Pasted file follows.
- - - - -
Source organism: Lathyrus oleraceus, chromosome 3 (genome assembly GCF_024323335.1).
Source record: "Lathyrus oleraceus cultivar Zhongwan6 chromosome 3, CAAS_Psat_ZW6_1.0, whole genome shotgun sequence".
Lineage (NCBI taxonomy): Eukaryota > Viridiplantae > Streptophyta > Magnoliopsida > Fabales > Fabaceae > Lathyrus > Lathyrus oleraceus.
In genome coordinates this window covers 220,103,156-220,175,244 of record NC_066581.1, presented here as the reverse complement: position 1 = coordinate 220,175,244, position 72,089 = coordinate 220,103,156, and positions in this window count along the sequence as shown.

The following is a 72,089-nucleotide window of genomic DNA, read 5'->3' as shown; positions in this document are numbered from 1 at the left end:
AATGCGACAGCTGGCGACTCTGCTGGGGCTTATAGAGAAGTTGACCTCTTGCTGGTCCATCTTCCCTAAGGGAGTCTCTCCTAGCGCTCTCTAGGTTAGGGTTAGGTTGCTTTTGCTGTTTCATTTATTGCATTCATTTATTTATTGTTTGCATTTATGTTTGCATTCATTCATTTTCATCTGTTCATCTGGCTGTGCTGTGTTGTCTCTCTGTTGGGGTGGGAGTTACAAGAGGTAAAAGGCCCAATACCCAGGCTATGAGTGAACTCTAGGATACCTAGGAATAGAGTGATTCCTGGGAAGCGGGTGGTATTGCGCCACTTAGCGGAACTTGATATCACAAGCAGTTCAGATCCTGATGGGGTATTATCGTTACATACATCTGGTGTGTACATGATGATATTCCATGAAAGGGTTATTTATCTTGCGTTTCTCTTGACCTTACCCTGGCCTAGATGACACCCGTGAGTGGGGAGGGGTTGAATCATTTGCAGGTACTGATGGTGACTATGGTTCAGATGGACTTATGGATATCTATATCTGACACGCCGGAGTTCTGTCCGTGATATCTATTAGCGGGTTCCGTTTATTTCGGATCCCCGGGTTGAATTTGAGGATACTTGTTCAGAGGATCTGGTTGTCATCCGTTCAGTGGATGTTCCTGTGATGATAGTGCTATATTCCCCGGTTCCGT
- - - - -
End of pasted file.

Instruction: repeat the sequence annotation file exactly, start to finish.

Source organism: Lathyrus oleraceus, chromosome 3 (genome assembly GCF_024323335.1).
Source record: "Lathyrus oleraceus cultivar Zhongwan6 chromosome 3, CAAS_Psat_ZW6_1.0, whole genome shotgun sequence".
Lineage (NCBI taxonomy): Eukaryota > Viridiplantae > Streptophyta > Magnoliopsida > Fabales > Fabaceae > Lathyrus > Lathyrus oleraceus.
In genome coordinates this window covers 220,103,156-220,175,244 of record NC_066581.1, presented here as the reverse complement: position 1 = coordinate 220,175,244, position 72,089 = coordinate 220,103,156, and positions in this window count along the sequence as shown.

The following is a 72,089-nucleotide window of genomic DNA, read 5'->3' as shown; positions in this document are numbered from 1 at the left end:
AATGCGACAGCTGGCGACTCTGCTGGGGCTTATAGAGAAGTTGACCTCTTGCTGGTCCATCTTCCCTAAGGGAGTCTCTCCTAGCGCTCTCTAGGTTAGGGTTAGGTTGCTTTTGCTGTTTCATTTATTGCATTCATTTATTTATTGTTTGCATTTATGTTTGCATTCATTCATTTTCATCTGTTCATCTGGCTGTGCTGTGTTGTCTCTCTGTTGGGGTGGGAGTTACAAGAGGTAAAAGGCCCAATACCCAGGCTATGAGTGAACTCTAGGATACCTAGGAATAGAGTGATTCCTGGGAAGCGGGTGGTATTGCGCCACTTAGCGGAACTTGATATCACAAGCAGTTCAGATCCTGATGGGGTATTATCGTTACATACATCTGGTGTGTACATGATGATATTCCATGAAAGGGTTATTTATCTTGCGTTTCTCTTGACCTTACCCTGGCCTAGATGACACCCGTGAGTGGGGAGGGGTTGAATCATTTGCAGGTACTGATGGTGACTATGGTTCAGATGGACTTATGGATATCTATATCTGACACGCCGGAGTTCTGTCCGTGATATCTATTAGCGGGTTCCGTTTATTTCGGATCCCCGGGTTGAATTTGAGGATACTTGTTCAGAGGATCTGGTTGTCATCCGTTCAGTGGATGTTCCTGTGATGATAGTGCTATATTCCCCGGTTCCGT